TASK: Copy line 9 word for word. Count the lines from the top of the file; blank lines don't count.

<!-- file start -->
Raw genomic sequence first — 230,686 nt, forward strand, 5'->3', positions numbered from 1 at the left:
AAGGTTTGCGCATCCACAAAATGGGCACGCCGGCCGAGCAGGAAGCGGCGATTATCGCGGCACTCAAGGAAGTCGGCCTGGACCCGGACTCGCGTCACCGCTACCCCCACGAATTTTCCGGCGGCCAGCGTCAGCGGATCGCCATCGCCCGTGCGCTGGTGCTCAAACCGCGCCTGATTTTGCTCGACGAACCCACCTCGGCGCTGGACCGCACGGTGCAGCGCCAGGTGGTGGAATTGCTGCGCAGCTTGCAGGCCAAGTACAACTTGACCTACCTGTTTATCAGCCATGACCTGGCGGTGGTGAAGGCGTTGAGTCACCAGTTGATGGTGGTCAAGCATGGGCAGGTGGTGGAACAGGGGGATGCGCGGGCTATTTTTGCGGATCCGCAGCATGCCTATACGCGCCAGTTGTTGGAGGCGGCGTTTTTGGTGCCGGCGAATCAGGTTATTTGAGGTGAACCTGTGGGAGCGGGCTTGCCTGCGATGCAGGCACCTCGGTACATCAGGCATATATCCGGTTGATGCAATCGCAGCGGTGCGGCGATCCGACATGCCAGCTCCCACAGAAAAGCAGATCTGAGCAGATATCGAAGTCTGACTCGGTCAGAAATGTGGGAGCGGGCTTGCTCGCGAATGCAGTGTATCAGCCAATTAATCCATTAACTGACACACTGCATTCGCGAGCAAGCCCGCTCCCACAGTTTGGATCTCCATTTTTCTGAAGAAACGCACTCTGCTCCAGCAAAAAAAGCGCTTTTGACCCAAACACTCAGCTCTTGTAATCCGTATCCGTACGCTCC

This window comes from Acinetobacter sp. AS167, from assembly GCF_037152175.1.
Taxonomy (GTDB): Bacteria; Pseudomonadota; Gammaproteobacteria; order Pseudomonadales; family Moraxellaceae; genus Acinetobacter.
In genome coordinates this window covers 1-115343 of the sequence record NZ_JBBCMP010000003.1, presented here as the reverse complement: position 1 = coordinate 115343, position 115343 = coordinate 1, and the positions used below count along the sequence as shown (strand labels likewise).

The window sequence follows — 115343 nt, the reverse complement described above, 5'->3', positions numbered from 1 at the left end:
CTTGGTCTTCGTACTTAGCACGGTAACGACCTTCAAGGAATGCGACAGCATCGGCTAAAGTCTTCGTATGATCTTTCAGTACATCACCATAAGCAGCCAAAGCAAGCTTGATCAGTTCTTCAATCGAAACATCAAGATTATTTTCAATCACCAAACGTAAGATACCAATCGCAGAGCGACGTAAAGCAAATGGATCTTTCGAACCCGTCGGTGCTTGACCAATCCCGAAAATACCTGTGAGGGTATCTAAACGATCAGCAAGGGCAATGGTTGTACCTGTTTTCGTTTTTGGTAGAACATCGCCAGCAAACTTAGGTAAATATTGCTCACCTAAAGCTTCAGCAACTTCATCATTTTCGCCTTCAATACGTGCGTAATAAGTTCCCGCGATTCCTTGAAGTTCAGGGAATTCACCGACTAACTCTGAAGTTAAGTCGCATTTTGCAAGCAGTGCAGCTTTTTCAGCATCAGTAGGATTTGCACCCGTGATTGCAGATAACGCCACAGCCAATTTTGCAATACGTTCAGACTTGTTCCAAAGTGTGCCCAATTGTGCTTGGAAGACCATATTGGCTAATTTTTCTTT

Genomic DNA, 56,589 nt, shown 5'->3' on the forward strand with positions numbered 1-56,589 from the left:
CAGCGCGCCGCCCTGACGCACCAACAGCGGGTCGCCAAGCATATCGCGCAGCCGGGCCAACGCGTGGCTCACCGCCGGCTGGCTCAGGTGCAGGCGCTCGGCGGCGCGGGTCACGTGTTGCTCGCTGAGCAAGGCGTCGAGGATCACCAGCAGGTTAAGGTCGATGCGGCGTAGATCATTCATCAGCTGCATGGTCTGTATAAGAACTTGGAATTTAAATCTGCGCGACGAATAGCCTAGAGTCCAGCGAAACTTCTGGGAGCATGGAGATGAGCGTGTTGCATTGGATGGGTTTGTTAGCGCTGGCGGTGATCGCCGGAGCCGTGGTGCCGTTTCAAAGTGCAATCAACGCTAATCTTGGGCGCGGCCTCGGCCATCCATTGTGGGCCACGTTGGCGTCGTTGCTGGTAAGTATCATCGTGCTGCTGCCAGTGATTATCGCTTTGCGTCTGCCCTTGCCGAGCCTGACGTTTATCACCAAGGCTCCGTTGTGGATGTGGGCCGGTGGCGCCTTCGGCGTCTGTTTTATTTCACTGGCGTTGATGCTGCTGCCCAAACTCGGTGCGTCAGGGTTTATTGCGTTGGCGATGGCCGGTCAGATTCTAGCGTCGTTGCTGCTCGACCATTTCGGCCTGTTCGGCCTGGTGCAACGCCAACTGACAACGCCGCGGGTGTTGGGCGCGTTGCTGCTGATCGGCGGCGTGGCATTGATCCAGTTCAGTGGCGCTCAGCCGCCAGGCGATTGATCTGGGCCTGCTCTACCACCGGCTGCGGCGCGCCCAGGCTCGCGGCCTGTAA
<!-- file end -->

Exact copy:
CAGCGCGCCGCCCTGACGCACCAACAGCGGGTCGCCAAGCATATCGCGCAGCCGGGCCAACGCGTGGCTCACCGCCGGCTGGCTCAGGTGCAGGCGCTCGGCGGCGCGGGTCACGTGTTGCTCGCTGAGCAAGGCGTCGAGGATCACCAGCAGGTTAAGGTCGATGCGGCGTAGATCATTCATCAGCTGCATGGTCTGTATAAGAACTTGGAATTTAAATCTGCGCGACGAATAGCCTAGAGTCCAGCGAAACTTCTGGGAGCATGGAGATGAGCGTGTTGCATTGGATGGGTTTGTTAGCGCTGGCGGTGATCGCCGGAGCCGTGGTGCCGTTTCAAAGTGCAATCAACGCTAATCTTGGGCGCGGCCTCGGCCATCCATTGTGGGCCACGTTGGCGTCGTTGCTGGTAAGTATCATCGTGCTGCTGCCAGTGATTATCGCTTTGCGTCTGCCCTTGCCGAGCCTGACGTTTATCACCAAGGCTCCGTTGTGGATGTGGGCCGGTGGCGCCTTCGGCGTCTGTTTTATTTCACTGGCGTTGATGCTGCTGCCCAAACTCGGTGCGTCAGGGTTTATTGCGTTGGCGATGGCCGGTCAGATTCTAGCGTCGTTGCTGCTCGACCATTTCGGCCTGTTCGGCCTGGTGCAACGCCAACTGACAACGCCGCGGGTGTTGGGCGCGTTGCTGCTGATCGGCGGCGTGGCATTGATCCAGTTCAGTGGCGCTCAGCCGCCAGGCGATTGATCTGGGCCTGCTCTACCACCGGCTGCGGCGCGCCCAGGCTCGCGGCCTGTAA